Newborn photography has become hugely popular in the last few years. What we once only saw in the books of Anne Geddes has now become readily available for everyone everywhere. And with newborn photography becoming increasingly popular within the photographic community so come the questions from photographers. How do you keep them asleep? How do you pose them? And biggest of all – how do you edit them?
No fear fellow photographer! I am here to rescue you from the yellow and red madness that is newborn skin. The biggest problems that seems to come from newborns is acne, redness, jaundice and flaky skin. When you look at a newborn they look clean and sweet but when you start taking photos things that were not very apparent in real life are suddenly magnified on your monitor. Today I’m going to explain my process with shooting and editing newborns.
The single most important part of photographing newborns happens before you open your editing program. It happens during your photo session and that is – proper white balance and exposure. If you have proper white balance, lighting and exposure then editing is simple.
Here is the SOOC (straight out of camera – unedited) image. If you look you will see the white balance is true to life, there is a soft shadow down the babies camera left and exposure is proper. I tend to slightly underexpose when I shoot and bring it up in post.
The first step for me is smoothing the babies skin. I copy the background layer and run Portraiture at default. I then adjust the opacity, usually around 60-70%. Add a mask and mask off the important areas like eyes, lips, and hair.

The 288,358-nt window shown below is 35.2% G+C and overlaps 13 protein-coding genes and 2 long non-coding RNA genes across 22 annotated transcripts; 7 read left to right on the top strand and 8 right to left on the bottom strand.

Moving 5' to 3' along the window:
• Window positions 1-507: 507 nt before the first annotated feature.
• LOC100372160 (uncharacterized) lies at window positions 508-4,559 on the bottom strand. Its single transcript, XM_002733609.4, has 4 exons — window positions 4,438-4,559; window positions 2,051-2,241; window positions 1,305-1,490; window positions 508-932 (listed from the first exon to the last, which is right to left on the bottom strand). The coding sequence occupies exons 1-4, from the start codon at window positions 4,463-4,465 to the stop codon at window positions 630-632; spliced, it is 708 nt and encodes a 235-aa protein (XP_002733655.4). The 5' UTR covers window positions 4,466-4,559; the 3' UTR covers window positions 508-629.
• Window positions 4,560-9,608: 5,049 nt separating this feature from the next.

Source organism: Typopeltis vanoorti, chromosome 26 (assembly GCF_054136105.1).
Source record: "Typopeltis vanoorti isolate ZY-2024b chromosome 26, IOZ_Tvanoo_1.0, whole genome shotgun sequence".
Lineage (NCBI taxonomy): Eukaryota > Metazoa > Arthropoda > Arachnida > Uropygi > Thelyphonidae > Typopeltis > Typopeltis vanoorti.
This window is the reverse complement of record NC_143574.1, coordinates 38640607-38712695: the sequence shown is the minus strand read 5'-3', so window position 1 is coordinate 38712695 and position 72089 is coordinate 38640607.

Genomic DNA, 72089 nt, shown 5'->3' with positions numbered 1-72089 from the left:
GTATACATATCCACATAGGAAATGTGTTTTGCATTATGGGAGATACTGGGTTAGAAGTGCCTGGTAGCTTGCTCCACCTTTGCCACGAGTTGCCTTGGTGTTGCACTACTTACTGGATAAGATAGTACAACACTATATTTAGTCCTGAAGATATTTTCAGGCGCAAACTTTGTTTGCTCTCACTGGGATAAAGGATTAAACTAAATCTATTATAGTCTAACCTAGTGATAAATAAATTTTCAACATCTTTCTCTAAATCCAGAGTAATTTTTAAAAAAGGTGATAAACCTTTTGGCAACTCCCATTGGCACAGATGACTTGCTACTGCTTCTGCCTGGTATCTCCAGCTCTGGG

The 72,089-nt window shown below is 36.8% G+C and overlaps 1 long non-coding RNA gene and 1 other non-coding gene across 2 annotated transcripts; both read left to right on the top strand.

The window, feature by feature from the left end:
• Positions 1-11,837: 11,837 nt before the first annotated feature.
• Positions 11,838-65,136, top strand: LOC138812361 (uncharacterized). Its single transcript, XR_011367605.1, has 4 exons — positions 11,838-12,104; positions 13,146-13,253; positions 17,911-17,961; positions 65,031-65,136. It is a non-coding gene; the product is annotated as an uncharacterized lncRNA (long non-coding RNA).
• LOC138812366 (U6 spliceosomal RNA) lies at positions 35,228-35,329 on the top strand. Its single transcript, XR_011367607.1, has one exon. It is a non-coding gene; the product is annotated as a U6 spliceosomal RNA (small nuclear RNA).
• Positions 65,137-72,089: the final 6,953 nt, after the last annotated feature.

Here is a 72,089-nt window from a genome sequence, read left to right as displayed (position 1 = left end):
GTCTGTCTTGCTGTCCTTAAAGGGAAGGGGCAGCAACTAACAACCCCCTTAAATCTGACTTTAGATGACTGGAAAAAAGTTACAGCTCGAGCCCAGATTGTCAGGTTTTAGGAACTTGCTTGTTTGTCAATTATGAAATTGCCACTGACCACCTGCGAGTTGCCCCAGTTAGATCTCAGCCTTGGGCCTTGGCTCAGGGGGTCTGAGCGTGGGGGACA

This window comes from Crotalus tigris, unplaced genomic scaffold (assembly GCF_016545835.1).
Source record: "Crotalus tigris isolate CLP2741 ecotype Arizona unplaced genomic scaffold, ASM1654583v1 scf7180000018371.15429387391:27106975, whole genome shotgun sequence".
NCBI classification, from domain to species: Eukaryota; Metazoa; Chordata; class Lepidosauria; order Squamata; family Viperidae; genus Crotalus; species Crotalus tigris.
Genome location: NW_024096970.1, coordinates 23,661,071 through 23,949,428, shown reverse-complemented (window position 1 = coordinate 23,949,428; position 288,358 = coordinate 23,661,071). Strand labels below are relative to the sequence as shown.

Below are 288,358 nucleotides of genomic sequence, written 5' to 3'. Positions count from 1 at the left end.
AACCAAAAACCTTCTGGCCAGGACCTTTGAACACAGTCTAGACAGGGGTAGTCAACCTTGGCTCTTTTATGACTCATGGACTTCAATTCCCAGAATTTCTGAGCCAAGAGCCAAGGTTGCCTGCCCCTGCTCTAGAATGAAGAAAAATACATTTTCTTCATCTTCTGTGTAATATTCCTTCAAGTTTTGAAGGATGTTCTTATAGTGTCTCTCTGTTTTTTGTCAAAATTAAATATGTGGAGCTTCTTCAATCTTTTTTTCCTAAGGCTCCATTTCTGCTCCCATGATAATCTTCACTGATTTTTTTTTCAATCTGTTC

The next step is to clean up flaky skin and baby acne. Hold down Ctrl+Alt+Shift then press E. This will make a new layer that merges your previous layers. You also have the option to just flatten the image but I like to keep all layers separate while I am editing. Here I will use the healing brush for small areas or the patch tool for cleaning up larger areas.
The next step is I think what makes people love my images so much. Under adjustments open a levels layer. Take the middle slider and slide it to the left (for this image it was 1.18). Then take output and change it to 10. This raises the midtones and shadows on the image and makes it nice and airy.
The final step is to remove redness from the babies. Since we shoot in very warm rooms the babies will sometimes turn pretty red. I do not like to remove red under saturation because this can make the babies lose too much color, babies are pink after all!
Open a new Hue/Sat layer under adjustments. Change the drop down from Master to Reds. Take the bottom slider (darkness/lightness) and slide to the right to lighten the reds. For this image I slid it over to +24.
And you’re done! As mentioned in the beginning – white balance, exposure and lighting are KEY when shooting anything. If all these are proper your time in Photoshop is minimal.